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A class action lawsuit seeks $5 million and free repairs

When Microsoft released the Fall Dashboard Update for the Xbox 360, users expected 1080p, HD DVD, WMA streaming and more. What no one expected was that the update crashed consoles, rendering them mostly useless. Microsoft quickly acknowledged and fixed the problem, and advised those who had bricked consoles to contact Xbox tech support for further instruction.

More than a month after Microsoft’s dangerous Dashboard, a Californian man is leading a class action lawsuit against Microsoft after his own Xbox 360 was disabled by the update, according to Ars Technica’s report.

Apparently, after contacting Xbox tech support following the faulty update, Kevin Ray was refused repair of his console unless he paid the usual $140 charge that Microsoft requires for servicing/exchanging a machine. The class action suit filed in a Washington federal court seeks over $5 million in damages in addition to free repair for all Xbox 360 fallen victim to the Fall Dashboard Update.

Microsoft only warranties Xbox 360s for 90 days following purchase, but users have the option to purchase extended warranty directly for an added fee. Failure rates have been abnormally high, especially among launch window consoles, that Microsoft has agreed to repair all machines manufactured in 2005 free of charge, and issue a refund for those who already paid for repairs of launch units.

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RE: Not About The Warranty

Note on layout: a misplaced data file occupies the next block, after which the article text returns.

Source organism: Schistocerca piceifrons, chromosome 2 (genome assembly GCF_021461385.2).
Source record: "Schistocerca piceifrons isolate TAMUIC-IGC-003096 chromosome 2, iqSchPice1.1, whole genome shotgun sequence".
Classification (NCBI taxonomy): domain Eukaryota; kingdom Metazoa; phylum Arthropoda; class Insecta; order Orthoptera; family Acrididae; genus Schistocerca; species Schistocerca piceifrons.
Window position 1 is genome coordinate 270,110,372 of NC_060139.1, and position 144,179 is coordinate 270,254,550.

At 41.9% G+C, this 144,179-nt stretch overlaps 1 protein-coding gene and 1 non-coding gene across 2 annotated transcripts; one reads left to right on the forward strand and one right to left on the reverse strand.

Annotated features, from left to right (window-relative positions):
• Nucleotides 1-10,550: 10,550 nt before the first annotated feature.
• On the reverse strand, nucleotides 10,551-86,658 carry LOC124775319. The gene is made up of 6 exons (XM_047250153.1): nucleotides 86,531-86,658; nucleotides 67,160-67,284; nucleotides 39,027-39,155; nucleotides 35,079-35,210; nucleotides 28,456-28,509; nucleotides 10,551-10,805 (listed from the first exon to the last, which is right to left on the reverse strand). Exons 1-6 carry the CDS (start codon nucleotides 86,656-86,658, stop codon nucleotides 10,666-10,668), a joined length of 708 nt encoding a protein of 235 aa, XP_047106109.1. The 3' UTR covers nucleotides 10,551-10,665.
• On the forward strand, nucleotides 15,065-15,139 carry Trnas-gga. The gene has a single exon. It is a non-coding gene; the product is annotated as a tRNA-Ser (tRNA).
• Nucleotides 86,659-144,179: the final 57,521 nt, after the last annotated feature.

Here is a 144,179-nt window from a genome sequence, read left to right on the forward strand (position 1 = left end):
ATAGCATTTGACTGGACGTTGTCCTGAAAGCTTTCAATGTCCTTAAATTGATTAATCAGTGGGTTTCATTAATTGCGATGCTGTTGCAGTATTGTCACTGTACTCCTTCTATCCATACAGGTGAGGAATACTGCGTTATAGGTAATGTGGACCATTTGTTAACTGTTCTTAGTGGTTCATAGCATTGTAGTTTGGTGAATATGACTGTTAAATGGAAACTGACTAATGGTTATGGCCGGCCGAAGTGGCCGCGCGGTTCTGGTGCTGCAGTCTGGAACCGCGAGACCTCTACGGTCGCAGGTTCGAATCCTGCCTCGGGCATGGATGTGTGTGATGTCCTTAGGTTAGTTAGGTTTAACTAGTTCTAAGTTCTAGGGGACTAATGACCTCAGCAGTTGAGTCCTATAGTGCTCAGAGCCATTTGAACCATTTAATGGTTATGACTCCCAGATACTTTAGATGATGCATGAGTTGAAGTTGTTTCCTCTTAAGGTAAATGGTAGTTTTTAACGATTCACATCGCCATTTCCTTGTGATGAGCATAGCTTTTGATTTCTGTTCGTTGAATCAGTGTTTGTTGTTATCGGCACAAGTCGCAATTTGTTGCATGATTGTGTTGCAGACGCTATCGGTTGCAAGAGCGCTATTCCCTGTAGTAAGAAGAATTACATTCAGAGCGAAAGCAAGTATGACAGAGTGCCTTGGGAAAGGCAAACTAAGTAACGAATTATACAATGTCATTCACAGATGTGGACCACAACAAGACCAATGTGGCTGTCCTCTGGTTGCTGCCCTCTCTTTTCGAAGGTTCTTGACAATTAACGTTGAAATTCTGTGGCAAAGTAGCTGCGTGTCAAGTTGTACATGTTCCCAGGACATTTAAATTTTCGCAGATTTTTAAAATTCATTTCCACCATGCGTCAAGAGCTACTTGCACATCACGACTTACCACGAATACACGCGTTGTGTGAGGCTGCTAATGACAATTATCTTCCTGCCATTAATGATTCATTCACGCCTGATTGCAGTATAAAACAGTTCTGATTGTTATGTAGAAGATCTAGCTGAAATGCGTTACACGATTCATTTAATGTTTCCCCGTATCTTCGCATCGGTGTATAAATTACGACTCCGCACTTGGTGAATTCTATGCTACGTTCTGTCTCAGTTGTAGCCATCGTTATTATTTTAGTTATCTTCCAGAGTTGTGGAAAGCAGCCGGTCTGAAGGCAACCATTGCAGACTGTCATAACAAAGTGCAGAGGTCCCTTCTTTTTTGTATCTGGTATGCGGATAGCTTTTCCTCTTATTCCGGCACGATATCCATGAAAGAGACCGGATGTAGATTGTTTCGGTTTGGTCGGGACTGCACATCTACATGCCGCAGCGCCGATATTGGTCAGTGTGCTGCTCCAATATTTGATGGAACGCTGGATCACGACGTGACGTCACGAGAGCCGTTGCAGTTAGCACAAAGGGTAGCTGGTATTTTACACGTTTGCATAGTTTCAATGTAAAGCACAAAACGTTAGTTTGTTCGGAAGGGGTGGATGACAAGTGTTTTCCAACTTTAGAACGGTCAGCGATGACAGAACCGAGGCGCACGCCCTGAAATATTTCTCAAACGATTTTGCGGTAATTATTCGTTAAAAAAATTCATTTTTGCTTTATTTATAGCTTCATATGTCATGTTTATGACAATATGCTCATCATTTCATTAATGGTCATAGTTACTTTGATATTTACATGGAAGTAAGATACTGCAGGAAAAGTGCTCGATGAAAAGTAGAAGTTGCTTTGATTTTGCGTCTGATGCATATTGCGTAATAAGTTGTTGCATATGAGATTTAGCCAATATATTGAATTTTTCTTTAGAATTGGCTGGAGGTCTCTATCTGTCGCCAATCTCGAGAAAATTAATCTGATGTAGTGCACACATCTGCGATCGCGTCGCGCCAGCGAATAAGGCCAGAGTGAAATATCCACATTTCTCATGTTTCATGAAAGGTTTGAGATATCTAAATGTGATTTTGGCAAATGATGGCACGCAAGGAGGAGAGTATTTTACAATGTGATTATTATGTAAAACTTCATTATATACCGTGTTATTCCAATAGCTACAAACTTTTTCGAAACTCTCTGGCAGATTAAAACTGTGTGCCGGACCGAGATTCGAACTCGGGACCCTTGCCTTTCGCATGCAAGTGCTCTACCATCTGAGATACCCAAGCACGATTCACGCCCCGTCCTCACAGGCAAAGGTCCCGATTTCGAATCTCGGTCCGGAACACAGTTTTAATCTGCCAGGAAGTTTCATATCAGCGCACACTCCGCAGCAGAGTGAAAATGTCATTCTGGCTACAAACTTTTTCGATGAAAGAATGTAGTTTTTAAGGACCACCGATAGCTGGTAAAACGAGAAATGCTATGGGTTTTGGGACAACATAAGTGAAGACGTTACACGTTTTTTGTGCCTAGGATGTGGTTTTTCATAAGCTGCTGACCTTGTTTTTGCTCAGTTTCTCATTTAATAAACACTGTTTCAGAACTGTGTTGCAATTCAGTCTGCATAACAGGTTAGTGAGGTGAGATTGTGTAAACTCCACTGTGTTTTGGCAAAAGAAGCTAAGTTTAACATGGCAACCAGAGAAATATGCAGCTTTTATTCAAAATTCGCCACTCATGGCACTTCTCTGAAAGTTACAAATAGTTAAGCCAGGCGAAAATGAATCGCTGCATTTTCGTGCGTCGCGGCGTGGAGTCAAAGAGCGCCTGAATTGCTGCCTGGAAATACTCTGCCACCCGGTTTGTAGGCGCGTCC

By ATC on 12/12/2006 3:33:54 AM , Rating: 2
I completely agree. Also, as mentioned earlier, one the impact hoped for in a class action law suit is to make the defendant (in this case MSFT) think twice before releasing a product (hardware or software) without adequate QA.

Sadly, I can't see things changing much even if they did lose the case. What's 5 mil to MSFT?

Personally, I find it a little disturbing that the console industry in general is taking the patch-a-patch way of things. Sure, it's nice for the user to be able to update a product in case something small was missed from QA, but it seems companies are now over-relying on patches and updates, releasing products that really should not have been released in the first place had a proper QA been in place.

The savings companies are seeing aren't being passed to consumers but rather to their CEOs as bonuses. We have in a sense done away with QA and turned consumers into an army of beta testers. Bravo industry.

"We’re Apple. We don’t wear suits. We don’t even own suits." -- Apple CEO Steve Jobs
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